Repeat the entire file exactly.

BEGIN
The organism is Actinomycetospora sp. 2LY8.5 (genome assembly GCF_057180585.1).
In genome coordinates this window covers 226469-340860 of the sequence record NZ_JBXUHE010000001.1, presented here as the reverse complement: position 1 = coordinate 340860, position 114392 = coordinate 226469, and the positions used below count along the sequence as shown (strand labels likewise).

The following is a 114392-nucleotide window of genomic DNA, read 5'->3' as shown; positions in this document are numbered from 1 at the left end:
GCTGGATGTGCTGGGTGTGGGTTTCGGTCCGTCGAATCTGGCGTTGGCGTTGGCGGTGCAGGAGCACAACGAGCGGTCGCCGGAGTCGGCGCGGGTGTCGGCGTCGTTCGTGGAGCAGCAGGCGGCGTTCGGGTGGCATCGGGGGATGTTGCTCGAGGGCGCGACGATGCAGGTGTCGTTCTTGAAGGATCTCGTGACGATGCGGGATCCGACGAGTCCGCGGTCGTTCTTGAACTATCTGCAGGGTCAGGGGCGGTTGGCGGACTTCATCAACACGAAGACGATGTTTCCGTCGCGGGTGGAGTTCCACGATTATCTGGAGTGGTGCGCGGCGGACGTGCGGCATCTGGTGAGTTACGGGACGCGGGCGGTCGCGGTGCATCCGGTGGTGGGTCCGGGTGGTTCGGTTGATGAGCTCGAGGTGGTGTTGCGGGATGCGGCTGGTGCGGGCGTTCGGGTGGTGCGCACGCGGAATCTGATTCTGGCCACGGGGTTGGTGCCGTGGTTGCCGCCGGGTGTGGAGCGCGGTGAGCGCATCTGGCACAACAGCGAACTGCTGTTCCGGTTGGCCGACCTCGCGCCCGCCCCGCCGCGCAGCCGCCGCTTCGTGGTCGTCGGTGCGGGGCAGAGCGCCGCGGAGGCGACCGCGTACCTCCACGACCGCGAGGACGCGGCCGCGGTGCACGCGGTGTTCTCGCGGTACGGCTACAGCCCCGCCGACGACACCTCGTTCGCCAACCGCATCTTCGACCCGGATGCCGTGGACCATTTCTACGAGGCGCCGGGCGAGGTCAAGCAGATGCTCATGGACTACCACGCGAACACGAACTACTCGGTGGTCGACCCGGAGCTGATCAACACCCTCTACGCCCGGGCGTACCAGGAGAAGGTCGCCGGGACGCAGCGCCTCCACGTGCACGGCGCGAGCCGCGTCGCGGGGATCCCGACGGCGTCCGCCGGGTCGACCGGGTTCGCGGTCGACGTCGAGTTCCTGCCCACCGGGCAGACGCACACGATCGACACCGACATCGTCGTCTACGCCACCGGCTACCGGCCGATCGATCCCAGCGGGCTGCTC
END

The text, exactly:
The organism is Actinomycetospora sp. 2LY8.5 (genome assembly GCF_057180585.1).
In genome coordinates this window covers 226469-340860 of the sequence record NZ_JBXUHE010000001.1, presented here as the reverse complement: position 1 = coordinate 340860, position 114392 = coordinate 226469, and the positions used below count along the sequence as shown (strand labels likewise).

The following is a 114392-nucleotide window of genomic DNA, read 5'->3' as shown; positions in this document are numbered from 1 at the left end:
GCTGGATGTGCTGGGTGTGGGTTTCGGTCCGTCGAATCTGGCGTTGGCGTTGGCGGTGCAGGAGCACAACGAGCGGTCGCCGGAGTCGGCGCGGGTGTCGGCGTCGTTCGTGGAGCAGCAGGCGGCGTTCGGGTGGCATCGGGGGATGTTGCTCGAGGGCGCGACGATGCAGGTGTCGTTCTTGAAGGATCTCGTGACGATGCGGGATCCGACGAGTCCGCGGTCGTTCTTGAACTATCTGCAGGGTCAGGGGCGGTTGGCGGACTTCATCAACACGAAGACGATGTTTCCGTCGCGGGTGGAGTTCCACGATTATCTGGAGTGGTGCGCGGCGGACGTGCGGCATCTGGTGAGTTACGGGACGCGGGCGGTCGCGGTGCATCCGGTGGTGGGTCCGGGTGGTTCGGTTGATGAGCTCGAGGTGGTGTTGCGGGATGCGGCTGGTGCGGGCGTTCGGGTGGTGCGCACGCGGAATCTGATTCTGGCCACGGGGTTGGTGCCGTGGTTGCCGCCGGGTGTGGAGCGCGGTGAGCGCATCTGGCACAACAGCGAACTGCTGTTCCGGTTGGCCGACCTCGCGCCCGCCCCGCCGCGCAGCCGCCGCTTCGTGGTCGTCGGTGCGGGGCAGAGCGCCGCGGAGGCGACCGCGTACCTCCACGACCGCGAGGACGCGGCCGCGGTGCACGCGGTGTTCTCGCGGTACGGCTACAGCCCCGCCGACGACACCTCGTTCGCCAACCGCATCTTCGACCCGGATGCCGTGGACCATTTCTACGAGGCGCCGGGCGAGGTCAAGCAGATGCTCATGGACTACCACGCGAACACGAACTACTCGGTGGTCGACCCGGAGCTGATCAACACCCTCTACGCCCGGGCGTACCAGGAGAAGGTCGCCGGGACGCAGCGCCTCCACGTGCACGGCGCGAGCCGCGTCGCGGGGATCCCGACGGCGTCCGCCGGGTCGACCGGGTTCGCGGTCGACGTCGAGTTCCTGCCCACCGGGCAGACGCACACGATCGACACCGACATCGTCGTCTACGCCACCGGCTACCGGCCGATCGATCCCAGCGGGCTGCTC